So many people think that the prophets of the Old Testament had a bland and repetitive message. They accuse the seers of simply giving a one-size-fits-all “turn or burn” memo for ancient civilizations.
Then, they read Ezekiel’s prophecy against Tyre…and everything changes.
In ancient times, Tyre was a metropolis on par with modern day New York. The city was incredibly wealthy because of its location on – and in – the Mediterranean Sea. (Part of the city was on the main shore and part of the city was perched on an outcropping of rocks in the sea about a half-mile from land.) The town’s location also offered it a tremendous set of natural defenses. Between the prevailing winds that blew onshore and the deep waters surrounding the base of the city’s walls, many thought the city was impregnable.
That may explain why many inhabitants of Tyre didn’t take Ezekiel’s prophecy of destruction very seriously….
I am against you, O Tyre, and I will bring many nations against you, like the sea casting up its waves. They will destroy the walls of Tyre and pull down her towers; I will scrape away her rubble and make her a bare rock. Out in the sea she will become a place to spread fishnets, for I have spoken, declares the Sovereign LORD. She will become plunder for the nations, and her settlements on the mainland will be ravaged by the sword. Then they will know that I am the LORD. For this is what the Sovereign LORD says: From the north I am going to bring against Tyre Nebuchadnezzar king of Babylon, king of kings, with horses and chariots, with horsemen and a great army. He will ravage your settlements on the mainland with the sword; he will set up siege works against you, build a ramp up to your walls and raise his shields against you. He will direct the blows of his battering rams against your walls and demolish your towers with his weapons. His horses will be so many that they will cover you with dust. Your walls will tremble at the noise of the war horses, wagons and chariots when he enters your gates as men enter a city whose walls have been broken through. The hoofs of his horses will trample all your streets; he will kill your people with the sword, and your strong pillars will fall to the ground. They will plunder your wealth and loot your merchandise; they will break down your walls and demolish your fine houses and throw your stones, timber and rubble into the sea. I will put an end to your noisy songs, and the music of your harps will be heard no more. I will make you a bare rock, and you will become a place to spread fishnets. You will never be rebuilt, for I the LORD have spoken, declares the Sovereign LORD. (Ezekiel 26:3-14)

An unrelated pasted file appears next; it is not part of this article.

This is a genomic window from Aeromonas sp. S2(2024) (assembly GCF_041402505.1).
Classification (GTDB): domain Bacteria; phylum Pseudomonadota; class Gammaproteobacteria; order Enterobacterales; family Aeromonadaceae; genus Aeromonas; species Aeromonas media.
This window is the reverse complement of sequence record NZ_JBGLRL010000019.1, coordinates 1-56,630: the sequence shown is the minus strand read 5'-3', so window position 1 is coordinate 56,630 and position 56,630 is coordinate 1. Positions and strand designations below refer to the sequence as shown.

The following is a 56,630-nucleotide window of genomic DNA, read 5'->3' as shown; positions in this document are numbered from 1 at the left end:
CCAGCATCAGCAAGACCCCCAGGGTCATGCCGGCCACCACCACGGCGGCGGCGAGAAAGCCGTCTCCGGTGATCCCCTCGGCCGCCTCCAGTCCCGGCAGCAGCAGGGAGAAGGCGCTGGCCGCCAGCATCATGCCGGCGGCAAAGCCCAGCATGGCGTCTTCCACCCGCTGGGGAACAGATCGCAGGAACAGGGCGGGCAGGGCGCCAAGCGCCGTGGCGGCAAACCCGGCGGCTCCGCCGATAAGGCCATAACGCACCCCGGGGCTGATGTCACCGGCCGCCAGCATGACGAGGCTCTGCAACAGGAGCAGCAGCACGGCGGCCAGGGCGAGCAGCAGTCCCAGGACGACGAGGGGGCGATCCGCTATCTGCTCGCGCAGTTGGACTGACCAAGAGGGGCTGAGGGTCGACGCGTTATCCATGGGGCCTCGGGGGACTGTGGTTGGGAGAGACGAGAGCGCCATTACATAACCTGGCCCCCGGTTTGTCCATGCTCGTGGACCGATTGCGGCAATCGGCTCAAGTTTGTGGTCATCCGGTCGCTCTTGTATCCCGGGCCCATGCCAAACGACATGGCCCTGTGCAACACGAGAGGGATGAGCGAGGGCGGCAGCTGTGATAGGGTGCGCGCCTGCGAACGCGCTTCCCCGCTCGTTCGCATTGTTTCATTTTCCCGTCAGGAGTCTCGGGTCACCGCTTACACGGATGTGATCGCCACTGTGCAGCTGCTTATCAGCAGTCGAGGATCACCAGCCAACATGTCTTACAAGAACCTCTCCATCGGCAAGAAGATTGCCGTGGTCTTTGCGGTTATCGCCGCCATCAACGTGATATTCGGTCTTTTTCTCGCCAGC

But, as always, God means what He says.
Just as Ezekiel had predicted, the destruction of Tyre began when Babylon’s King Nebuchadnezzar launched a 12-year-long siege which ultimately gave him control of the mainland city. (“From the north I am going to bring against Tyre Nebuchadnezzar king of Babylon….”) Tyre’s fall to Nebuchadnezzar happened in 572 B.C., but their troubles were far from over.
In 332 B.C. Alexander the Great, the world’s mightiest conqueror, set his sights on the island city, the only part of Tyre that hadn’t fallen to its enemies. He besieged the island for about six months, but hastened the city’s defeat by building an unthinkable 200-foot-wide causeway all the way across the water to the island! His man-made bridge was built by taking apart the mainland city, brick by brick and timber by timber, and throwing those supplies into the sea to build his causeway. (“They will break down your walls and demolish your fine houses and throw your stones, timber and rubble into the sea.”)
But Alexander wasn’t the last conqueror who would enter Tyre’s gates. The Muslims attacked in 1291 A.D. and completely desecrated the remaining structures of the city. Tyre would never recover from this fateful blow, fulfilling two prophecies at once: (“I will bring many nations against you…” and “You will never be rebuilt….”)
There is a modern-day city named Tyre, but it’s located down the shoreline from the ancient site. The original city only serves one purpose these days: fishermen use the exposed rocks to dry their nets. (“I will make you a bare rock, and you will become a place to spread fishnets.”)
Nobody will call biblical prophecy bland again.
The Stones Cry Out: What Archaeology Reveals About the Truth of the Bible by Randall Price. Harvest House Publishers, 1997, Pages 254-255.
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